However, not everyone has worked in a deli or knew they wanted to own one from the start. If you have no experience, you would benefit from a job as a food and beverage server or as a food service manager.
The good news is that the food service industry is always hiring. With a college degree, it’s not unheard of for sandwich chains to hire managers with little to no experience. Without one, you can still learn the business from the bottom up.
Here are some of the top sandwich chains in the U.S.:
- Jimmy John’s
- Jason’s Deli
- Jersey Mike’s
- Firehouse Subs
- McAlister’s Deli
- Panera Bread
3. Should I Open a Franchise or an Independent Sandwich Shop?
As stated, opening a franchise or an independent location is a big factor in your initial opening cost, and there’s no clear-cut answer to this question. But we can provide the pros and cons of both situations, so you’re equipped to make a decision that’s right for your small business.
- Pre-set business model with a proven track record of success
- Name recognition at opening
- Easier to obtain a business loan
- Less experience is necessary to run the business
- Sometimes cheaper inventory and equipment (Franchises have established relationships with suppliers).
- Higher initial investment based on the franchise (see below)
- No creativity with recipes or ingredients
- Shared financial information (Franchises require you to share financials for audits and marketing).
- No control of advertising or promotions
- Prices set by franchisor
- Complete and total control of menu, marketing, and pricing.
- No profit (or financial information) sharing
- Possibly cheaper equipment if you have existing knowledge or relationships
- Creativity and innovation opportunities are limitless
- Lower initial investment (usually)
- No support or training; everything falls on you
- Harder to obtain financing
- No name recognition unless you purchase an existing independent business
- Experience is necessary or, at the very least, highly recommended
- Inventory (food cost) is more expensive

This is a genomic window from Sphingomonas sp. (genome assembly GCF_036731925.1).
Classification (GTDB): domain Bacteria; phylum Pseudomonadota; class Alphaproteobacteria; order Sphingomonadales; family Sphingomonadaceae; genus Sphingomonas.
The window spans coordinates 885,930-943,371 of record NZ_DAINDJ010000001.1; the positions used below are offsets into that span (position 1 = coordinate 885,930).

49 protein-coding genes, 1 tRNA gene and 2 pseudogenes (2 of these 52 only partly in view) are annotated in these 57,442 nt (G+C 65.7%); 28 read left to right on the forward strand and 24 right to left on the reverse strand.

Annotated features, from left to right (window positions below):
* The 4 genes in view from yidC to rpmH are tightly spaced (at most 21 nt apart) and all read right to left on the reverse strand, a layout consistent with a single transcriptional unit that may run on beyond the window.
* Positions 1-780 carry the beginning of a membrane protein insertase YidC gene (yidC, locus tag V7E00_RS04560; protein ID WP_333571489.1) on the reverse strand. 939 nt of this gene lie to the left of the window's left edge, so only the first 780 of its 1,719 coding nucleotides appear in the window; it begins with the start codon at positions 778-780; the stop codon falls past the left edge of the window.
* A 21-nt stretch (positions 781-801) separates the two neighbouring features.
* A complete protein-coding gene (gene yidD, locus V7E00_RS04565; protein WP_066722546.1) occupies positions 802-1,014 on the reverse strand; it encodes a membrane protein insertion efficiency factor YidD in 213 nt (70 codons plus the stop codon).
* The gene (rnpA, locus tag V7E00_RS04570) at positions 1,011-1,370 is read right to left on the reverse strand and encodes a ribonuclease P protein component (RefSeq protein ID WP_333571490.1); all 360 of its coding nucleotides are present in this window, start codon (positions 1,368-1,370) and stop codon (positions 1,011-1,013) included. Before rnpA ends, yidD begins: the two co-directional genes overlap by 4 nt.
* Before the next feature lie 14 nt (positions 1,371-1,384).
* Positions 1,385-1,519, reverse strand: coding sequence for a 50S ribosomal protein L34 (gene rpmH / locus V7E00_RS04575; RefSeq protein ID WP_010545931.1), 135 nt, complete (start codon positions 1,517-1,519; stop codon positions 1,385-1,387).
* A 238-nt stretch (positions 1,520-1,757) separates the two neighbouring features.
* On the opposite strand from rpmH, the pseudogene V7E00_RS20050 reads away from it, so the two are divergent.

Conclusion: Franchise vs Independent Business
There’s a lot to think about when weighing out the question of franchise vs independent deli. With an independent business, it’s important to note the expenses of your inventory, as that will be the X-factor that makes you stand out above a franchise.
As Kevin explained, the #1 tip to having a successful sandwich shop is:
However, if you lack experience or business knowledge, a pre-existing model may be the best path to opening a deli. Here are the franchise costs associated with the top sandwich shop franchises we listed above:
Note: These costs are averages of franchise fees plus all additional costs (construction, supplies, etc…). The cost will vary by location.
- Jimmy John’s – $350,000
- Subway – $150,000
- Jason’s Deli – $1 Million
- Jersey Mike’s – $350,000
- Firehouse Subs – $350,000
- McAlister’s Deli – $1 Million
- Arby’s – $1 Million
4. Know the Risks of Opening a Sandwich Shop
Let’s be honest: while the failure rate of restaurants is largely overexaggerated, there are a lot of sandwich shops out there. Subway locations outnumber McDonald’s by nearly 10,000 in the U.S., and all the other chains and independent sandwich shops number in the tens of thousands.
We don’t mention these statistics to scare you, but it’s important to know the risks of opening a sandwich shop. Many small business owners risk their life savings every day in the U.S. To be in the success column in this industry, it will take hard work and dedication.
In our interview, we asked Kevin what he attributes to his success: